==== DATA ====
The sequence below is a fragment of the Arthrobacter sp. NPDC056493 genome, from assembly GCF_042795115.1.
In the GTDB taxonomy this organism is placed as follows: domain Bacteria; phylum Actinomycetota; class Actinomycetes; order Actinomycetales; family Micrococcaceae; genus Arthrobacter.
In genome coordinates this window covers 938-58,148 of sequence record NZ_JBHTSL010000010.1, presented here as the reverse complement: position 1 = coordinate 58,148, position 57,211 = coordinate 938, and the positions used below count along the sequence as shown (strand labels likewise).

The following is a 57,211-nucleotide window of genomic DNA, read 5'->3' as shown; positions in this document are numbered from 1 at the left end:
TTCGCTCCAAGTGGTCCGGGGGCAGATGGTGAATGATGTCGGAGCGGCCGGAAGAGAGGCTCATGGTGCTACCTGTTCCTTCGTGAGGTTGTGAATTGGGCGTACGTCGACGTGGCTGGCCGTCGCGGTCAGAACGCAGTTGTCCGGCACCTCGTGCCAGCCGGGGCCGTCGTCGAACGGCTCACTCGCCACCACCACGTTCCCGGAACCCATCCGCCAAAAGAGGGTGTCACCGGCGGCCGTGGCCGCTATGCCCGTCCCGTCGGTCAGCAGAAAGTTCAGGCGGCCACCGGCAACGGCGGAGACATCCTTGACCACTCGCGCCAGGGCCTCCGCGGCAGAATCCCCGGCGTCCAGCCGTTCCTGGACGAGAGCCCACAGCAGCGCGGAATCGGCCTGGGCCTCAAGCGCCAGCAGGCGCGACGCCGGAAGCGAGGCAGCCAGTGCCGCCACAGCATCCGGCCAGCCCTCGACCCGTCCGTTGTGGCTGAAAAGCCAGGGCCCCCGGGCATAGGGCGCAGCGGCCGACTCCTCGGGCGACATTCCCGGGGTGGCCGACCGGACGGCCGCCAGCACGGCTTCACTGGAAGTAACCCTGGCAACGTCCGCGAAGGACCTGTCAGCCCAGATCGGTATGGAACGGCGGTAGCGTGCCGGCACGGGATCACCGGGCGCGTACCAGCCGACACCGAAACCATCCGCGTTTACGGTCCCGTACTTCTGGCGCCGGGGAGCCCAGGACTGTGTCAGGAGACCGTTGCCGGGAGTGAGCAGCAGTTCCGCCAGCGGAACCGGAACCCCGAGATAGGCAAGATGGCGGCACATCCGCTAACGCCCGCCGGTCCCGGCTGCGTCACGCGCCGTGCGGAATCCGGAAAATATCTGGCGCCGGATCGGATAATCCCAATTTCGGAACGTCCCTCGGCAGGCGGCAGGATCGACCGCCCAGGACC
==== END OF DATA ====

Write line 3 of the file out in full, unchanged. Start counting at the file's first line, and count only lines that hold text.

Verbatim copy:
In genome coordinates this window covers 938-58,148 of sequence record NZ_JBHTSL010000010.1, presented here as the reverse complement: position 1 = coordinate 58,148, position 57,211 = coordinate 938, and the positions used below count along the sequence as shown (strand labels likewise).